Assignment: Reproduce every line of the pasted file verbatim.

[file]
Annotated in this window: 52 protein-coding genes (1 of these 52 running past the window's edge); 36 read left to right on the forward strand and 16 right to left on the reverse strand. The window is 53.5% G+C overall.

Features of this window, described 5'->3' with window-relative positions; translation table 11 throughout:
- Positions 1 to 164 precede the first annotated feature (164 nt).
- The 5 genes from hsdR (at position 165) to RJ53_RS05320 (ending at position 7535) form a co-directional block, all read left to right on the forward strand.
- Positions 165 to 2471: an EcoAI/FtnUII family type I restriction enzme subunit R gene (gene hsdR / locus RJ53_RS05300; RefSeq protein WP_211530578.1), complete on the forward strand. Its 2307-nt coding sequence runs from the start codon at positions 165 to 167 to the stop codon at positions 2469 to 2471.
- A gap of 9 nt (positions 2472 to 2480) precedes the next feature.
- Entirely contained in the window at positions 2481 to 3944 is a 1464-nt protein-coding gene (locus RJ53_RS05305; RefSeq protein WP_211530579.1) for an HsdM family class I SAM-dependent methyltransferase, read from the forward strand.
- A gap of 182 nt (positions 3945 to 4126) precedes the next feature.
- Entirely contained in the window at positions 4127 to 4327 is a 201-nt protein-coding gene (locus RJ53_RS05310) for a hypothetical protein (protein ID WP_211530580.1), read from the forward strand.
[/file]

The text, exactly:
Annotated in this window: 52 protein-coding genes (1 of these 52 running past the window's edge); 36 read left to right on the forward strand and 16 right to left on the reverse strand. The window is 53.5% G+C overall.

Features of this window, described 5'->3' with window-relative positions; translation table 11 throughout:
- Positions 1 to 164 precede the first annotated feature (164 nt).
- The 5 genes from hsdR (at position 165) to RJ53_RS05320 (ending at position 7535) form a co-directional block, all read left to right on the forward strand.
- Positions 165 to 2471: an EcoAI/FtnUII family type I restriction enzme subunit R gene (gene hsdR / locus RJ53_RS05300; RefSeq protein WP_211530578.1), complete on the forward strand. Its 2307-nt coding sequence runs from the start codon at positions 165 to 167 to the stop codon at positions 2469 to 2471.
- A gap of 9 nt (positions 2472 to 2480) precedes the next feature.
- Entirely contained in the window at positions 2481 to 3944 is a 1464-nt protein-coding gene (locus RJ53_RS05305; RefSeq protein WP_211530579.1) for an HsdM family class I SAM-dependent methyltransferase, read from the forward strand.
- A gap of 182 nt (positions 3945 to 4126) precedes the next feature.
- Entirely contained in the window at positions 4127 to 4327 is a 201-nt protein-coding gene (locus RJ53_RS05310) for a hypothetical protein (protein ID WP_211530580.1), read from the forward strand.